HT PA03A Review
Compare prices at 2 resellers Pros: Large platform, sealed bearings, classic BMX style
Cons: Slippery when wet, composite plastic body, shoe chatter in rock gardens
Manufacturer: HT Components
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Our Analysis and Test Results
While the HT PA03A pedal looks like a cheap plastic component found on a box store bike, our perceptions were quickly shattered once we headed down the trail. The ample contact area coupled with well-spaced pins makes for a playful ride, but we found that foot placement could be an issue in rough terrain. Sealed bearings give these pedals a premium feel, and pedal slop isn't an issue. Although we didn't have any pedal strikes while testing these pedals, the profile is bigger than most of the more expensive models, and we were fearful of damage to the composite body during more aggressive rides.
For a total of only ten pins on each side, the HT PA03A grips exceptionally well. The pins aren't so tall that your feet feel glued to the pedals but not so short that you would feel slipping. (Foot adjustment: moderate). The spacing of the pins allows for even grip and traction; however, the two stationary composite pins don't offer much assistance in keeping your foot where you want it. Also beware of wet, muddy conditions with this pedal. Those innermost non-removable plastic pins provide zero grip if they get smothered in mud.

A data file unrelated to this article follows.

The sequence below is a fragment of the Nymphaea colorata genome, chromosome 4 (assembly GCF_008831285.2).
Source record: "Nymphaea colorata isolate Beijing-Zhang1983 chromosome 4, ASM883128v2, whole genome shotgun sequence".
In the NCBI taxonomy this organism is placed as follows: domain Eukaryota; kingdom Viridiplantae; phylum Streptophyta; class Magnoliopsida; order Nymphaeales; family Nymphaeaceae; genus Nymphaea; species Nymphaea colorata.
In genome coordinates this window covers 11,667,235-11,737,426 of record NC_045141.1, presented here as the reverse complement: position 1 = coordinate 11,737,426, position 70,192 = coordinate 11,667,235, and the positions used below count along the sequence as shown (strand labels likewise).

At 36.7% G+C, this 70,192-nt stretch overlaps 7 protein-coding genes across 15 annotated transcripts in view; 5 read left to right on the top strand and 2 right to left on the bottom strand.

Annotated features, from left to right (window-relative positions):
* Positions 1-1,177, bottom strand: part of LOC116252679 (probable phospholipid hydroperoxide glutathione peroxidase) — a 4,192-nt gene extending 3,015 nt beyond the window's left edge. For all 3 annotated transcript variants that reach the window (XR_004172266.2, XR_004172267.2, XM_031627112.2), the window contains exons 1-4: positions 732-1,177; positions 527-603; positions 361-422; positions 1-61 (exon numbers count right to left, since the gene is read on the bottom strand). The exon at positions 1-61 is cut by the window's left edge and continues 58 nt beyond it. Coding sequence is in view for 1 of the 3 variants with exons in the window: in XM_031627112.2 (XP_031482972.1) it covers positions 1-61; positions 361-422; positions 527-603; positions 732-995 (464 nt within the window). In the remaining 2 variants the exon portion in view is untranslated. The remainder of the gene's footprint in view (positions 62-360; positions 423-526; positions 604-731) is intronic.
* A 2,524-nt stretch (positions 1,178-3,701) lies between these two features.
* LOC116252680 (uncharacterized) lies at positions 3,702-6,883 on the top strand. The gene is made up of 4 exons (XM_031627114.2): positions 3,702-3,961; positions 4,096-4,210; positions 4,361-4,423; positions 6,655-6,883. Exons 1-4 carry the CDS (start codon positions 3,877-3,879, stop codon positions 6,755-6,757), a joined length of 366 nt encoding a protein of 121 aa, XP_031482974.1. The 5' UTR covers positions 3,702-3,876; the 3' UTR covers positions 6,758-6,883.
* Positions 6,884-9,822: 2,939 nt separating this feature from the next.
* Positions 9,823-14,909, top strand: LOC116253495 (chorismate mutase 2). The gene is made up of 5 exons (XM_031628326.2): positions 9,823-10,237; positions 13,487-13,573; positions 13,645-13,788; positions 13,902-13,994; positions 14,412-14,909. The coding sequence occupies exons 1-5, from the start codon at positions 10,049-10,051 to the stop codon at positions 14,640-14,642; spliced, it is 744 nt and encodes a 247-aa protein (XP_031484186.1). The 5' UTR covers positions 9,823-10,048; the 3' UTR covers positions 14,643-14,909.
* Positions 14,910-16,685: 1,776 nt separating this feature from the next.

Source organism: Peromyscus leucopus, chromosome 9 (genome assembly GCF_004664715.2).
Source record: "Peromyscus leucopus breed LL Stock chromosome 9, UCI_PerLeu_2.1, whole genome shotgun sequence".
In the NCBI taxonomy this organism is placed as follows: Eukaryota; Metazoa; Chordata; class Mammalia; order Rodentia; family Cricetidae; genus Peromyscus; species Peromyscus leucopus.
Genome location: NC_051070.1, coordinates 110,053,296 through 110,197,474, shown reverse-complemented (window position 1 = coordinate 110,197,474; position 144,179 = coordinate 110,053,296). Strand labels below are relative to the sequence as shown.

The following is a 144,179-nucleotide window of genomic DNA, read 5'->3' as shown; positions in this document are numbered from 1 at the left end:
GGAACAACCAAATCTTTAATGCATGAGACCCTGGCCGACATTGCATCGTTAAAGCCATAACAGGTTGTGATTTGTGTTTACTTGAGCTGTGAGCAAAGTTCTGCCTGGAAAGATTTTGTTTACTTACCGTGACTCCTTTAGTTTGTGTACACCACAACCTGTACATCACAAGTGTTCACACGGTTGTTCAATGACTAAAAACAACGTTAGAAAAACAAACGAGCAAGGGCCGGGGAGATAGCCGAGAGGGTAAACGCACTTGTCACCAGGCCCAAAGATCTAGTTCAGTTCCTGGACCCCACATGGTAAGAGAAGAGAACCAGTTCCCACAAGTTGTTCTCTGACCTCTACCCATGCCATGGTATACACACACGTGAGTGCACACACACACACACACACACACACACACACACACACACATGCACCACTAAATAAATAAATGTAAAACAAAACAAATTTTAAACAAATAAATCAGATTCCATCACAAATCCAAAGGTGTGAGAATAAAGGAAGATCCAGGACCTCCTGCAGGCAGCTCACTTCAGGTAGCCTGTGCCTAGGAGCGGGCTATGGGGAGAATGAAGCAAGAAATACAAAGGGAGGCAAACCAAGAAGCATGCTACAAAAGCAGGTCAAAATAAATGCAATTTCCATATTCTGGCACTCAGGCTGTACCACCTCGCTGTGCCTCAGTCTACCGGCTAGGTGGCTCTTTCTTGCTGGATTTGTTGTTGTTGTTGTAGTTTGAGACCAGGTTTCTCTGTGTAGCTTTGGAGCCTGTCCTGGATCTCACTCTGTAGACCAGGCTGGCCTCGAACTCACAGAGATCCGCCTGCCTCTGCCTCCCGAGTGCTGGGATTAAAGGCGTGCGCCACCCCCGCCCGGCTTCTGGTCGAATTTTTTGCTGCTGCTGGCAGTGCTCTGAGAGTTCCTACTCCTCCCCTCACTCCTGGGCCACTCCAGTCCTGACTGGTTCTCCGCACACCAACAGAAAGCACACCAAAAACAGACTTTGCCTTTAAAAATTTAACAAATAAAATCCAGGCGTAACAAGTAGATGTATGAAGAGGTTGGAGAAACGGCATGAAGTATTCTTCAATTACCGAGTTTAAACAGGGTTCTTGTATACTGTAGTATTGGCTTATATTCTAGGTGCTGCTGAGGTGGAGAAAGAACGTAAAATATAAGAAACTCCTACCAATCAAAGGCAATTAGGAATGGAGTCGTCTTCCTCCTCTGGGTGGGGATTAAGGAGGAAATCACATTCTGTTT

The HT PA03A pedal comes with eight hex top screws pins per side, as well as two plastic injection molded pins closer to the spindle thread. The platform itself has only the slightest concavity, but our shoes felt well-planted above the spindle. These pins are set in a symmetrical pattern around the perimeter of the pedal body, creating a consistent feel on each side of your shoe. Unlike some the other pedals tested, the PA03A is missing traction pins directly over the pedal axle. This leaves a large contact area of the plastic body, which can feel slightly slippery when wet or dusty.
The PA03A rips in sharp corners, and it's easy to take a foot off to cut a sharp turn, and just as easy to put it back on. These pedals are at home in the jumps, where extracting your shoe from the pins and re-engaging it quickly is paramount for executing tricks. This same playfulness does cause some shoe-pedal chatter while charging through chunky rock gardens, and we found our foot placement wandering.
The classic BMX pedal styling found in the HT PA03A allows for a large contact space, even if the platform dimensions land it in the middle of the pack of pedals tested. The square platform made it perfect for dirt jumping, giving our feet a wide area to distribute the load on large impacts. The concavity was almost nonexistent, measured at about 0.5mm along the middle of the pedal. A little more depth would have helped to keep our feet more planted on the pedals through rock gardens. The PA03A had one of the thickest profiles of all the pedals tested, measuring in at just over 18mm on the leading edge. While we didn't have any pedal strikes while riding these pedals, we foresee this being inevitable with the larger profile, which could lead to severe damage to the composite pedal body.